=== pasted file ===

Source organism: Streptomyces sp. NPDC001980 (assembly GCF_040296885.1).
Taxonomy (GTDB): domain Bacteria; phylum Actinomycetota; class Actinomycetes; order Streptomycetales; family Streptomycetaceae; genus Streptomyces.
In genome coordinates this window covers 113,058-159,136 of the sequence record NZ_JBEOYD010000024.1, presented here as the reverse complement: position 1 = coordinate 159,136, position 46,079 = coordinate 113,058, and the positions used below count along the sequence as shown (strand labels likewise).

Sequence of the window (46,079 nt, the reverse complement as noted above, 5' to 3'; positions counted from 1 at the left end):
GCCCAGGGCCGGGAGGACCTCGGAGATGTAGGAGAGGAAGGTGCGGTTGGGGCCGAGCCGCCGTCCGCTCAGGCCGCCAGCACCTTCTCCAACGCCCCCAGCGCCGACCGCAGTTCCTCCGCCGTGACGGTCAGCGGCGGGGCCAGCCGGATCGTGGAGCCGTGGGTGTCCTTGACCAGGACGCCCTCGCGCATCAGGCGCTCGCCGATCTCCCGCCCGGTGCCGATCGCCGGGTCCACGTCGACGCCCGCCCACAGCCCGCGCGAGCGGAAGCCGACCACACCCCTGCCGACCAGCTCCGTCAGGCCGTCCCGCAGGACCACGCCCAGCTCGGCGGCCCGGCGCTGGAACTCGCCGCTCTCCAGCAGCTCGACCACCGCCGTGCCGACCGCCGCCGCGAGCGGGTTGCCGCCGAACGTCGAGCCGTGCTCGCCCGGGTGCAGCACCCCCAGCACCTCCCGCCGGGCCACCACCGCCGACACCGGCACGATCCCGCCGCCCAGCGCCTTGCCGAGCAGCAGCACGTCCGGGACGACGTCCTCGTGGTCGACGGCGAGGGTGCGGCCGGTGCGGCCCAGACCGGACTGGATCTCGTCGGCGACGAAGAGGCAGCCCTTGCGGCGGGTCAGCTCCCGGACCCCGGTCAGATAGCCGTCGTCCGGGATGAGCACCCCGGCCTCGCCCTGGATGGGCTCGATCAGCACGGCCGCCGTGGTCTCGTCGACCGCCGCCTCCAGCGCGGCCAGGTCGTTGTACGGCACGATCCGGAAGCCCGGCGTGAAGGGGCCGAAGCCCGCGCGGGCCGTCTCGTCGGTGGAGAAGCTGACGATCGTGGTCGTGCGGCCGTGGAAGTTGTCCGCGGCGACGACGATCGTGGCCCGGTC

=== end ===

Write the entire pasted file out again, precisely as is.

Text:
Source organism: Streptomyces sp. NPDC001980 (assembly GCF_040296885.1).
Taxonomy (GTDB): domain Bacteria; phylum Actinomycetota; class Actinomycetes; order Streptomycetales; family Streptomycetaceae; genus Streptomyces.
In genome coordinates this window covers 113,058-159,136 of the sequence record NZ_JBEOYD010000024.1, presented here as the reverse complement: position 1 = coordinate 159,136, position 46,079 = coordinate 113,058, and the positions used below count along the sequence as shown (strand labels likewise).

Sequence of the window (46,079 nt, the reverse complement as noted above, 5' to 3'; positions counted from 1 at the left end):
GCCCAGGGCCGGGAGGACCTCGGAGATGTAGGAGAGGAAGGTGCGGTTGGGGCCGAGCCGCCGTCCGCTCAGGCCGCCAGCACCTTCTCCAACGCCCCCAGCGCCGACCGCAGTTCCTCCGCCGTGACGGTCAGCGGCGGGGCCAGCCGGATCGTGGAGCCGTGGGTGTCCTTGACCAGGACGCCCTCGCGCATCAGGCGCTCGCCGATCTCCCGCCCGGTGCCGATCGCCGGGTCCACGTCGACGCCCGCCCACAGCCCGCGCGAGCGGAAGCCGACCACACCCCTGCCGACCAGCTCCGTCAGGCCGTCCCGCAGGACCACGCCCAGCTCGGCGGCCCGGCGCTGGAACTCGCCGCTCTCCAGCAGCTCGACCACCGCCGTGCCGACCGCCGCCGCGAGCGGGTTGCCGCCGAACGTCGAGCCGTGCTCGCCCGGGTGCAGCACCCCCAGCACCTCCCGCCGGGCCACCACCGCCGACACCGGCACGATCCCGCCGCCCAGCGCCTTGCCGAGCAGCAGCACGTCCGGGACGACGTCCTCGTGGTCGACGGCGAGGGTGCGGCCGGTGCGGCCCAGACCGGACTGGATCTCGTCGGCGACGAAGAGGCAGCCCTTGCGGCGGGTCAGCTCCCGGACCCCGGTCAGATAGCCGTCGTCCGGGATGAGCACCCCGGCCTCGCCCTGGATGGGCTCGATCAGCACGGCCGCCGTGGTCTCGTCGACCGCCGCCTCCAGCGCGGCCAGGTCGTTGTACGGCACGATCCGGAAGCCCGGCGTGAAGGGGCCGAAGCCCGCGCGGGCCGTCTCGTCGGTGGAGAAGCTGACGATCGTGGTCGTGCGGCCGTGGAAGTTGTCCGCGGCGACGACGATCGTGGCCCGGTC